Cash for Clunkers is no more, and many auto industry analysts are saying that’s the reason vehicle sales suffered last month. About 5 million fewer cars sold in September than in August, down to 9 million from 14 million.
“I’ve never seen a rollercoaster ride like this,” said Ken Czubay, vice president of U.S. sales and marketing at Ford Motor Co., according to the Wall Street Journal at http://online.wsj.com/article/BT-CO-20091001-715180.html.
Car dealers can attribute the lack of showroom traffic to the Cash for Clunkers catastrophe, but of course everything comes back to the economy. The auto industry has been struggling for several months as consumers curb their spending.
To make things worse, many auto makers were forced to make dramatic production cuts earlier this year, says the Wall Street Journal. That means in some cases, the buyers are there but the cars aren’t.
“I don’t think customers, when they drive by a dealership and see there’s nothing there, feel very motivated to come in,” said Steve Cook, a GM brand dealer in Vassar, Mich. “It’s frustrating because I know we have the product to compete.”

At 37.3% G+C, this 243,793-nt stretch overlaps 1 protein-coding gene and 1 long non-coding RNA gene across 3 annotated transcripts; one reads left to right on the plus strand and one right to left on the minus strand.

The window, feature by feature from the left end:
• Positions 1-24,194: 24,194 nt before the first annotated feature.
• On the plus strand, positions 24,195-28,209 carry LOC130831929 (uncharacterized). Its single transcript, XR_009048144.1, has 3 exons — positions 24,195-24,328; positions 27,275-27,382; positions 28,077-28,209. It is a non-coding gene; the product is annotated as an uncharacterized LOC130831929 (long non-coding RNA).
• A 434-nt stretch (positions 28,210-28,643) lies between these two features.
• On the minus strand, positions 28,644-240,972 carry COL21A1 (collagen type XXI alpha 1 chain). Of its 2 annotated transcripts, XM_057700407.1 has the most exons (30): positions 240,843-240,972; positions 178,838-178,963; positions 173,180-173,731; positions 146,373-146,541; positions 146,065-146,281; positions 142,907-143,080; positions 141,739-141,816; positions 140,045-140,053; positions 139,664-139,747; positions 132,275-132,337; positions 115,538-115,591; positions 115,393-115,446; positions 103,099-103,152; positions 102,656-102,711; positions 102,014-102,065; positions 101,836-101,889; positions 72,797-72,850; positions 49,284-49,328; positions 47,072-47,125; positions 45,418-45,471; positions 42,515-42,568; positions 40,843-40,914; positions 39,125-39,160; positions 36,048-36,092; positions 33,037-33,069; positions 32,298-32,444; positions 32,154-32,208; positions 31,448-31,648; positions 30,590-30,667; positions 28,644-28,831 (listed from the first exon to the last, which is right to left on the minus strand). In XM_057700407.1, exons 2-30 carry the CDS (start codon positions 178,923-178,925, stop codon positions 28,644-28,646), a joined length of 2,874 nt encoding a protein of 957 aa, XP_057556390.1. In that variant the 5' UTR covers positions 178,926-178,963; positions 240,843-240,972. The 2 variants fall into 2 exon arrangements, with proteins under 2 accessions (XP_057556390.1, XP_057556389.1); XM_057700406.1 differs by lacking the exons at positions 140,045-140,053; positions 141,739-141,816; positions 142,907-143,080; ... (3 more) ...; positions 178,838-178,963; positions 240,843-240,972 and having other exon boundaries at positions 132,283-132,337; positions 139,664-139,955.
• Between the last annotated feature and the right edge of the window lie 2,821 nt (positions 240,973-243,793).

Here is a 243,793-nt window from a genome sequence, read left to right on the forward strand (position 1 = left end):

Paring down the market
In the case of some dealers who did have a good month, sales-wise, last month, they attributed it to the fact that a nearby dealer had shut down. Dealerships have been shutting down left and right since it was announced that Cash for Clunkers was canceled.
GM Sales Chief Mark LaNeve told the Wall Street Journal that inventory shortfalls cost the industry approximately 300,000 sales for the month. Some dealers have ordered more than three times what the company planned to build, he said.
It appears the U.S. might want to take a cue from France, where auto sales rose a whopping 14 percent last month. That’s the fifth month in a row auto sales have gone up in France. Sales are up 3.5 percent in Japan compared to last year.
The picture gets even more dismal when this year’s auto sales in the U.S. are compared to last year. GM sales are down 45 percent, and Chrysler’s are down 42 percent. Despite the dismal drop in Sepember, “Auto makers, encouraged by positive economic indicators, maintained their confidence that the U.S. industry will provide relief in the last three months of the year,” says the Wall Street Journal.